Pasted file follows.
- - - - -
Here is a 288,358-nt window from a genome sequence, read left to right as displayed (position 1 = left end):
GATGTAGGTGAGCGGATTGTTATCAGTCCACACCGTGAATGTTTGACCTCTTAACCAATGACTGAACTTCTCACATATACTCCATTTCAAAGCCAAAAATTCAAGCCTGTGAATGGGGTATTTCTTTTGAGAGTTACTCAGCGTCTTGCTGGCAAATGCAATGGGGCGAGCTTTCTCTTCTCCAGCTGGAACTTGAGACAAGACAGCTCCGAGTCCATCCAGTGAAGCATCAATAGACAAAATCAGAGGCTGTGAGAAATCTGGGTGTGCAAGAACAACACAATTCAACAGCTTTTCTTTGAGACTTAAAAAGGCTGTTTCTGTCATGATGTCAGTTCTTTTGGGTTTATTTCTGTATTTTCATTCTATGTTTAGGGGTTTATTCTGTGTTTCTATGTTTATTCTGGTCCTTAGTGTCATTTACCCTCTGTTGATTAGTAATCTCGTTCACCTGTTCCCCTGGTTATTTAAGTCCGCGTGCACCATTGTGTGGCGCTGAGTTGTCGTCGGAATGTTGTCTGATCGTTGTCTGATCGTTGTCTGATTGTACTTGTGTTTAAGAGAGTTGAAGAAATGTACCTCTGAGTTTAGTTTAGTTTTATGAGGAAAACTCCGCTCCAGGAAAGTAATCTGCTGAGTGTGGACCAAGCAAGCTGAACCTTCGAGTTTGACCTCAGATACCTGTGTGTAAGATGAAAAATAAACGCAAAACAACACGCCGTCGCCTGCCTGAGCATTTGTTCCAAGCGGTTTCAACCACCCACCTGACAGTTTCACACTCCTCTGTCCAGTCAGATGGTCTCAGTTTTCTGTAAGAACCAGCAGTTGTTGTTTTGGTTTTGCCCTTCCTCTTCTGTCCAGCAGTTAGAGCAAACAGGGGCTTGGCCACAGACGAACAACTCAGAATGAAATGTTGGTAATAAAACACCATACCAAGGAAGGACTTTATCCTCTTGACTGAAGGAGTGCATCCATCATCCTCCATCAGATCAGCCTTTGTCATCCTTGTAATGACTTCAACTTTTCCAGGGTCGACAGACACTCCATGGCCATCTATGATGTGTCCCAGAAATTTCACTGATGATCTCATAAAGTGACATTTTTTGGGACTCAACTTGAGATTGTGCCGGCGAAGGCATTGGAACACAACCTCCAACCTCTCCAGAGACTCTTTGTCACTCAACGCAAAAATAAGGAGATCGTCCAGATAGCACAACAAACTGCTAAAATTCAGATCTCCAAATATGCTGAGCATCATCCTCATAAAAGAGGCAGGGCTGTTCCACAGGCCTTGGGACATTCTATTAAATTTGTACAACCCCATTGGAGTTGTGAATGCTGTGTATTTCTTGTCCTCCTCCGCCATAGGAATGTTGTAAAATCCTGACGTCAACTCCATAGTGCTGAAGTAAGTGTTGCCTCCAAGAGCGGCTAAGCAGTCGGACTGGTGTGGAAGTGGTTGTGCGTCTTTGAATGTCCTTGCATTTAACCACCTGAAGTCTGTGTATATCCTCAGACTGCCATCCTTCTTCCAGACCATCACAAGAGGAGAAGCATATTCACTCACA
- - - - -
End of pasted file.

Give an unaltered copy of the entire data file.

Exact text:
Here is a 288,358-nt window from a genome sequence, read left to right as displayed (position 1 = left end):
GATGTAGGTGAGCGGATTGTTATCAGTCCACACCGTGAATGTTTGACCTCTTAACCAATGACTGAACTTCTCACATATACTCCATTTCAAAGCCAAAAATTCAAGCCTGTGAATGGGGTATTTCTTTTGAGAGTTACTCAGCGTCTTGCTGGCAAATGCAATGGGGCGAGCTTTCTCTTCTCCAGCTGGAACTTGAGACAAGACAGCTCCGAGTCCATCCAGTGAAGCATCAATAGACAAAATCAGAGGCTGTGAGAAATCTGGGTGTGCAAGAACAACACAATTCAACAGCTTTTCTTTGAGACTTAAAAAGGCTGTTTCTGTCATGATGTCAGTTCTTTTGGGTTTATTTCTGTATTTTCATTCTATGTTTAGGGGTTTATTCTGTGTTTCTATGTTTATTCTGGTCCTTAGTGTCATTTACCCTCTGTTGATTAGTAATCTCGTTCACCTGTTCCCCTGGTTATTTAAGTCCGCGTGCACCATTGTGTGGCGCTGAGTTGTCGTCGGAATGTTGTCTGATCGTTGTCTGATCGTTGTCTGATTGTACTTGTGTTTAAGAGAGTTGAAGAAATGTACCTCTGAGTTTAGTTTAGTTTTATGAGGAAAACTCCGCTCCAGGAAAGTAATCTGCTGAGTGTGGACCAAGCAAGCTGAACCTTCGAGTTTGACCTCAGATACCTGTGTGTAAGATGAAAAATAAACGCAAAACAACACGCCGTCGCCTGCCTGAGCATTTGTTCCAAGCGGTTTCAACCACCCACCTGACAGTTTCACACTCCTCTGTCCAGTCAGATGGTCTCAGTTTTCTGTAAGAACCAGCAGTTGTTGTTTTGGTTTTGCCCTTCCTCTTCTGTCCAGCAGTTAGAGCAAACAGGGGCTTGGCCACAGACGAACAACTCAGAATGAAATGTTGGTAATAAAACACCATACCAAGGAAGGACTTTATCCTCTTGACTGAAGGAGTGCATCCATCATCCTCCATCAGATCAGCCTTTGTCATCCTTGTAATGACTTCAACTTTTCCAGGGTCGACAGACACTCCATGGCCATCTATGATGTGTCCCAGAAATTTCACTGATGATCTCATAAAGTGACATTTTTTGGGACTCAACTTGAGATTGTGCCGGCGAAGGCATTGGAACACAACCTCCAACCTCTCCAGAGACTCTTTGTCACTCAACGCAAAAATAAGGAGATCGTCCAGATAGCACAACAAACTGCTAAAATTCAGATCTCCAAATATGCTGAGCATCATCCTCATAAAAGAGGCAGGGCTGTTCCACAGGCCTTGGGACATTCTATTAAATTTGTACAACCCCATTGGAGTTGTGAATGCTGTGTATTTCTTGTCCTCCTCCGCCATAGGAATGTTGTAAAATCCTGACGTCAACTCCATAGTGCTGAAGTAAGTGTTGCCTCCAAGAGCGGCTAAGCAGTCGGACTGGTGTGGAAGTGGTTGTGCGTCTTTGAATGTCCTTGCATTTAACCACCTGAAGTCTGTGTATATCCTCAGACTGCCATCCTTCTTCCAGACCATCACAAGAGGAGAAGCATATTCACTCACA